Amsterdam fifth on UBS list of likely housing bubbles

Photo: Amsterdam Department for the Preservation and Restoration of Historic Buildings via Wikipedia

House prices have continued to soar in Amsterdam and the city remains on the UBS list of potential real estate bubbles after debuting last year, the Swiss bank said on Friday.

Amsterdam is one of six cities listed as places where the fear of missing out is driving people to pay too much for a home. The list is headed by Hong Kong and London is in sixth place, behind the Dutch capital.

UBS says real housing prices in Holland’s largest city have soared by 45% in the last three years. ‘The bubble risk soared in Munich, Amsterdam and Hong Kong. In Vancouver, San Francisco and Frankfurt, too, imbalances continued to grow,’ the Swiss bank said.

The research shows a skilled service worker needs to work for 10 years to be able to buy a 60m2 flat near Amsterdam city centre, well below the 15 years need in London, and 14 in Paris.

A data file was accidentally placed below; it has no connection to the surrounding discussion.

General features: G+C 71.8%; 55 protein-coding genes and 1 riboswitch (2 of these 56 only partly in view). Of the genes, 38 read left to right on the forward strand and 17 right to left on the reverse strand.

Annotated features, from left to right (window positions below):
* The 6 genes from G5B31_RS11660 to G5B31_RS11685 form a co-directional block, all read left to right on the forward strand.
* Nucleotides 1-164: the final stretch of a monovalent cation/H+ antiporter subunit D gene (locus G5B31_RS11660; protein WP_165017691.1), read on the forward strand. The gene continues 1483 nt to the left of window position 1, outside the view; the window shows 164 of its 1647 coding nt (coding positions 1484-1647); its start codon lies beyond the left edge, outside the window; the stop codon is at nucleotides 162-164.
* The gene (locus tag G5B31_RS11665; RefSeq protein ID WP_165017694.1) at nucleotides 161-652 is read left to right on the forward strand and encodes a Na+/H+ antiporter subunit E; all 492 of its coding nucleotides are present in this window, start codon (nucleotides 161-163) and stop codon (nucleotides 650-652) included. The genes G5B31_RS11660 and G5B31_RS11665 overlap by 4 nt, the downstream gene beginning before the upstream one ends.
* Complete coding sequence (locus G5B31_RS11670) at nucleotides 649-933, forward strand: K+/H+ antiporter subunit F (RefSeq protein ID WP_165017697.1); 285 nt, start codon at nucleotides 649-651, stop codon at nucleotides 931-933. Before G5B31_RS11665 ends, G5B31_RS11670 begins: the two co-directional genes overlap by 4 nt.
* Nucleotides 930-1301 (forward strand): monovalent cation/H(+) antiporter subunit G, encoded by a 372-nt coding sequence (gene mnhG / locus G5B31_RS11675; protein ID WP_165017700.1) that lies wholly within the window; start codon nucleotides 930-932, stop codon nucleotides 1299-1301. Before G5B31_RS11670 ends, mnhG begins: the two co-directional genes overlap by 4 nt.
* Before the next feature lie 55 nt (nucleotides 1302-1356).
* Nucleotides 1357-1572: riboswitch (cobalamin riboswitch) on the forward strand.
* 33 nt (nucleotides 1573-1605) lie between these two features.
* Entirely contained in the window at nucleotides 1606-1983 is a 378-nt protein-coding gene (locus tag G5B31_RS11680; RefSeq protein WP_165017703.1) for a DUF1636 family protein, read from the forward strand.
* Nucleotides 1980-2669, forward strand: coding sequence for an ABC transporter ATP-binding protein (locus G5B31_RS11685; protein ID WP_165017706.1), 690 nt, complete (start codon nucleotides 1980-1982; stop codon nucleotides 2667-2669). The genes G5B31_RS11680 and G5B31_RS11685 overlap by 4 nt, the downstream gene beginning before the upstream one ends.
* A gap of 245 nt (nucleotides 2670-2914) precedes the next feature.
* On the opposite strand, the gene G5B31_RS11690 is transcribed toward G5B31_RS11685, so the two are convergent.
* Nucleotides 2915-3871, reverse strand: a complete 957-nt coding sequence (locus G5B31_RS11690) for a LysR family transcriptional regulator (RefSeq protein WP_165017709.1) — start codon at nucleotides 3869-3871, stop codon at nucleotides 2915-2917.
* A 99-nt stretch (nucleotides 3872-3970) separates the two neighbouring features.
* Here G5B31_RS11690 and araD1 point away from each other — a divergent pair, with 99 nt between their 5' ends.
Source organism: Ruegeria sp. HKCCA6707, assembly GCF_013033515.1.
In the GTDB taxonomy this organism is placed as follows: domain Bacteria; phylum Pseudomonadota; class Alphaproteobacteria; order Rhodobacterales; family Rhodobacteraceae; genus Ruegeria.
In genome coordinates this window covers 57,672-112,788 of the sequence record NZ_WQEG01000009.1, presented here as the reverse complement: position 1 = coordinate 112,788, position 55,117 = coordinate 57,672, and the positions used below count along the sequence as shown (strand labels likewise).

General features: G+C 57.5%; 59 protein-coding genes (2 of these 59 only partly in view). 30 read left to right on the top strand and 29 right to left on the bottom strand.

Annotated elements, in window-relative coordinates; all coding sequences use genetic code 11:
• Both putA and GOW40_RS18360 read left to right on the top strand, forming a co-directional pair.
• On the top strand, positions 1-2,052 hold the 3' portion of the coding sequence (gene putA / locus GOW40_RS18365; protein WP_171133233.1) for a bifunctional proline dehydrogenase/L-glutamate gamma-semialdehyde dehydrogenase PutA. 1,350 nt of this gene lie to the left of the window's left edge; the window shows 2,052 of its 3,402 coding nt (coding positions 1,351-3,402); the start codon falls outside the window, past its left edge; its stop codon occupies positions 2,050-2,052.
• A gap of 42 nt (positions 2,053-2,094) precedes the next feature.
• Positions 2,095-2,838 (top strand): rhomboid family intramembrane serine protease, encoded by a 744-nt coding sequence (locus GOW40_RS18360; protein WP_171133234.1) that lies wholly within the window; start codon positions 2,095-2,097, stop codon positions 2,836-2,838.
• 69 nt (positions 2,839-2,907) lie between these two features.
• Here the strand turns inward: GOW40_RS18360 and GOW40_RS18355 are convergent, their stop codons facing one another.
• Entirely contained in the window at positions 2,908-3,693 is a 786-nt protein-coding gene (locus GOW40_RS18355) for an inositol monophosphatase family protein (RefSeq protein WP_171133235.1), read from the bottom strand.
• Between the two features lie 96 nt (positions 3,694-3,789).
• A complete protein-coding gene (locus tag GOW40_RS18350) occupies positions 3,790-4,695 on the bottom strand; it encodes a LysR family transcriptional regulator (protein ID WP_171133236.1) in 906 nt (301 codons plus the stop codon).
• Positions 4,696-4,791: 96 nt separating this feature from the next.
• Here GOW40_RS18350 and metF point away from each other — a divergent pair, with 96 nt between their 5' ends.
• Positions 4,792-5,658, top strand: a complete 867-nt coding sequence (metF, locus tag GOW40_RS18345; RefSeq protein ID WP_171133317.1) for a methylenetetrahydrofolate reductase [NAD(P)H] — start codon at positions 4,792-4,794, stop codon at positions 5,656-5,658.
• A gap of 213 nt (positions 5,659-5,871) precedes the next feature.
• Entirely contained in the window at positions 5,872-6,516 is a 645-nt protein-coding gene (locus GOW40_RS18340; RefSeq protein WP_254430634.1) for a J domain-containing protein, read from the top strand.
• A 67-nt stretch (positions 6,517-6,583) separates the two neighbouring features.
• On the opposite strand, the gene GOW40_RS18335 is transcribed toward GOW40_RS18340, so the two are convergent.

UBS says that since 2013 real prices in the Dutch capital have increased by 60%. ‘Their ongoing explosive growth was fueled by the strongest income increase since 2013 among all cities and attractive financing conditions,’ UBS said.

‘The city’s housing price rise has more than doubled nationwide averages in the last five years. Given the highly strained affordability, a tightening of lending conditions might end the boom rather abruptly.’

One-bed flat

Research last year showed that some 80% of new owner-occupier properties within the A10 ring road cost more than €400,000, while rents of €1,500 for a one-bedroom flat have become the norm.

The city council has decided that 40% of new homes built within the city’s boundaries must fall under social housing rules, meaning the rent can be no more than €710 a month.

A further 40% must target middle income households with rents of around €850 per month or be affordable to middle income home buyers. The remaining properties will target high earners. has been free for 12 years, but now we are asking our readers to help. Your donation will enable us to keep providing you with fair and accurate news and features about all things Dutch.
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